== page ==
Morning Bell: Costs and Benefits in Iraq

Conn Carroll /

Yesterday the Associated Press reported that the last major remnants of Saddam Hussein’s nuclear program had been dismantled in Iraq. This Saturday marked the end of a top secret two-week airlift of 550 metric tons of yellowcake uranium from Baghdad to a Canadian uranium producer. Also removed earlier this year from the Tuwaitha nuclear complex 12 miles south of Baghdad were four radiation-exposure devices that experts say could be used in a nuclear weapon. The success of this operation and news from both Baghdad and Mosul that al Qaeda is being chased out of Iraq underscore just some of the major accomplishments U.S. forces have achieved.

Unfortunately, far too many analysts completely ignore all the gains our troops have made when they assess U.S. policy. The worst offender is economist Joseph Stiglitz, who claims the decision to remove Saddam from power has cost the U.S. $3 trillion. Leaving aside the fact that even Stiglitz admits his numbers may be off by as much as $2 trillion, few respected economists believe the assumptions underlying his numbers have any relation to reality at all.

Inflated Expenditures

To conjure up his “best case” scenario numbers, Stiglitz uses military cost estimates from the worst pre-surge days of the war. His numbers do not reflect the reality of the significant drop in U.S. causalities since the surge began. Heritage economist Bill Beach notes: “For example, the monthly average casualty rate in 2007 stood at 75, but that rate fell during the last three months of the year to an average of 33. During the early months of 2008, the monthly casualty rate was half that of 2007, at 40 per month. Stiglitz … assumes that the ‘rate of death and injuries per soldier continues unchanged’ over their forecast period.”

Worse, even after Stiglitz inflates the number of casualties, he still wildly overestimates what the U.S. will spend. Congressional Budget Office Deputy Assistant Director for National Security Matthew Goldberg testified that the future medical care costs, disability compensation and survivors’ benefits up to 2017 would likely range from $10 billion to $13 billion. Stiglitz pegs these costs at more than$900 billion.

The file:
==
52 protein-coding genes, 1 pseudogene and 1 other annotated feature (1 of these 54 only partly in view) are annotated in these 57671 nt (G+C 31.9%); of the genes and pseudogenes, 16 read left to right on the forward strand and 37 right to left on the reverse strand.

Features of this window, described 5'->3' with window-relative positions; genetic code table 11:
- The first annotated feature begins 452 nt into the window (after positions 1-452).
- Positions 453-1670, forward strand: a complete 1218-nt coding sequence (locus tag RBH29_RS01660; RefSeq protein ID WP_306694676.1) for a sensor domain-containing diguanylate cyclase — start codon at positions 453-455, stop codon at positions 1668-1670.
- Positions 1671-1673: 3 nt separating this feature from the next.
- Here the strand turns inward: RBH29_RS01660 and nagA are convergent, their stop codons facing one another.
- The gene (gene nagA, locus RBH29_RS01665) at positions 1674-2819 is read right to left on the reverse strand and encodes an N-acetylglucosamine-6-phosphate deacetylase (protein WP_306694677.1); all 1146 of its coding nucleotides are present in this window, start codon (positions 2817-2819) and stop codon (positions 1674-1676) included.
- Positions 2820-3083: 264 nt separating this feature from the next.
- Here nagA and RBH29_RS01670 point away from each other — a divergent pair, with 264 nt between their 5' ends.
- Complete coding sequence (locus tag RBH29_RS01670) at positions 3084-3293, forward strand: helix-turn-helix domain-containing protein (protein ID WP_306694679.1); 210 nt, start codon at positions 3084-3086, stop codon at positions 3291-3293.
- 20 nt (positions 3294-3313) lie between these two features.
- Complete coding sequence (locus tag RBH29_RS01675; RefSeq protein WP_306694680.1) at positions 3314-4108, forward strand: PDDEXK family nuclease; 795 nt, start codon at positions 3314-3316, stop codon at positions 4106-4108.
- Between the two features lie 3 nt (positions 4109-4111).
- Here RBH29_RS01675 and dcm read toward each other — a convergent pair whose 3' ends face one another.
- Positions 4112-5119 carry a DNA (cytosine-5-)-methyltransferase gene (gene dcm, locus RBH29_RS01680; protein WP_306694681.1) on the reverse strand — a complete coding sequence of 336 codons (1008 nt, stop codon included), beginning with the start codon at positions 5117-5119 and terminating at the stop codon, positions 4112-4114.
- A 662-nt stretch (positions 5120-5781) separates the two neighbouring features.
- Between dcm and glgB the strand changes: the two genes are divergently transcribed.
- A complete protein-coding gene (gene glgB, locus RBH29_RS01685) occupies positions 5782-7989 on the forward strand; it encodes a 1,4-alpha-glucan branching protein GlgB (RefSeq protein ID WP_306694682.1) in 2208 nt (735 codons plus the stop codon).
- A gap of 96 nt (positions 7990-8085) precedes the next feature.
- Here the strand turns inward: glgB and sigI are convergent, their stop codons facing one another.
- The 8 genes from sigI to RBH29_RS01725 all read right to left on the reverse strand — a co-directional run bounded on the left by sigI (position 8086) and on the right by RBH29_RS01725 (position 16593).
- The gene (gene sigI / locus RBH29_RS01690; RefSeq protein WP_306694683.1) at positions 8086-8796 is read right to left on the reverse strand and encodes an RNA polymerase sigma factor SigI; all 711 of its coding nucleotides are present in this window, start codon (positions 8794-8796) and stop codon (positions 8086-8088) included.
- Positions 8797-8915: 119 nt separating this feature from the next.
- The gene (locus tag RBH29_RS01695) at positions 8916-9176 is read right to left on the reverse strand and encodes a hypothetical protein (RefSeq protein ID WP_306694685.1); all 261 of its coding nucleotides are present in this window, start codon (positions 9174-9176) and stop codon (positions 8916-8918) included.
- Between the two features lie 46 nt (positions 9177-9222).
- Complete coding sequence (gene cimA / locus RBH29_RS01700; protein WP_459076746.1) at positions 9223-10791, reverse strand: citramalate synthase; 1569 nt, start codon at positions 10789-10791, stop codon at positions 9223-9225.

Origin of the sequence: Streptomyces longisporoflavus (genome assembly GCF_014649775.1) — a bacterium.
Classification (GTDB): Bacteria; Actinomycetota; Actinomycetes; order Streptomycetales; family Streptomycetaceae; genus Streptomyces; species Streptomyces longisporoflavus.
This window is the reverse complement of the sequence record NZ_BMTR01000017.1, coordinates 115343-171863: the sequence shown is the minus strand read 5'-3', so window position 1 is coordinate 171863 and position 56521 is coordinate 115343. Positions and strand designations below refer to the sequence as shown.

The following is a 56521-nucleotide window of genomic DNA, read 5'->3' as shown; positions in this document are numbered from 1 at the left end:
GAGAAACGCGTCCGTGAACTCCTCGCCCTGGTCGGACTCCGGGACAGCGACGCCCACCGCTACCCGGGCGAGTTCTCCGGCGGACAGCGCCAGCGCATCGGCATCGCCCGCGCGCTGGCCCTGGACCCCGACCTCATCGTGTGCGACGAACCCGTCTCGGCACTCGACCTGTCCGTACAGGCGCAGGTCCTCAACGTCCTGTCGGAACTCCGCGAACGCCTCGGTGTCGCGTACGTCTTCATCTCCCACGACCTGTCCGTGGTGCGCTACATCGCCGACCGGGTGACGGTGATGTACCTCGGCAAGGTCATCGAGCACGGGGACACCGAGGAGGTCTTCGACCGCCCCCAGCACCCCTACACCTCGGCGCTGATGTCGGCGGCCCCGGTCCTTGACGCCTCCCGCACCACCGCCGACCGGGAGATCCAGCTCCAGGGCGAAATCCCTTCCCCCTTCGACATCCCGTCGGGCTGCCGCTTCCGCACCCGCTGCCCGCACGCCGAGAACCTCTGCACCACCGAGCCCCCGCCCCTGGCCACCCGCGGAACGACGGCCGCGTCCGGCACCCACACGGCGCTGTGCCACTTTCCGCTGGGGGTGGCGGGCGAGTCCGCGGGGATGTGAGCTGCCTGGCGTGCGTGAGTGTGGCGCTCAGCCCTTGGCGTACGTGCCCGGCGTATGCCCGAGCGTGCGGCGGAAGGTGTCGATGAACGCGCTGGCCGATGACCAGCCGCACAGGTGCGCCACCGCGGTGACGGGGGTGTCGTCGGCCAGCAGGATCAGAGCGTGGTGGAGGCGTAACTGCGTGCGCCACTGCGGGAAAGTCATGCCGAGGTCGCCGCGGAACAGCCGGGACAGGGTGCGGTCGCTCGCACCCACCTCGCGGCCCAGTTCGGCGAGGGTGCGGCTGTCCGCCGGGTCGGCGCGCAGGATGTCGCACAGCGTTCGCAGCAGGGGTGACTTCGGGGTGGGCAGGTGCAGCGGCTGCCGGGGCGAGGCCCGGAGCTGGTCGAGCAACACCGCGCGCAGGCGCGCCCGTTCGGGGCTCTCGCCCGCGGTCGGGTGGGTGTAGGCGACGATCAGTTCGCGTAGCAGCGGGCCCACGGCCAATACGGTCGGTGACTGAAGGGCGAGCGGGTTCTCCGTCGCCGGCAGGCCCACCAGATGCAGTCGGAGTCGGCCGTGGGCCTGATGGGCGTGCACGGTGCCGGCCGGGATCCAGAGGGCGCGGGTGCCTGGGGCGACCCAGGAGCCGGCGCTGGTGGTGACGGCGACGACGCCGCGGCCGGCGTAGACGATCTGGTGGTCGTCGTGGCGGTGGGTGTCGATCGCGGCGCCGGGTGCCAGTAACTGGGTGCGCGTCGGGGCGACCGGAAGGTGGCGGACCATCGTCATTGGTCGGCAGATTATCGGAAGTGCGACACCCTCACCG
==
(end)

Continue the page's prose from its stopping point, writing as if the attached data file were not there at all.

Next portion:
Another huge slice of Stiglitz’s $3 trillion figure comes from the cost to the U.S. economy from higher oil prices. While the war has caused temporary loss of some oil supply, not only is Iraq making progress getting its fields back on line, but most experts agree that the growing economies of India and China, not the war, are the main cause of high oil prices. Beach notes: “Well before the war, during the period 1997 through 2000, oil prices as measured by the benchmark U.S. index rose three times the long-run rate of growth over the period 1965 through 2008. … Doubtless one day we will know what has caused this latest and very visible surge in petroleum price. One suspect clearly will not be in that line-up — and that’s the war in Iraq.”

The Costs of ‘Staying the Course’

Completely ignored by Stiglitz is the fact that leaving Saddam in power had its own steep costs. University of Chicago professors Steven Davis, Kevin Murphy and Robert Topel estimate that the 28,000 troops, 30 naval vessels, 200 military aircraft required to enforce sanctions and contain Saddam cost about $14.5 billion per year. Combining these costs with the potential of Saddam’s collaboration with international terrorist groups or the regimes eventual descent into chaos, and the professors estimate that the cost of staying the course on containment would end up in the range of $350 billion to $700 billion.

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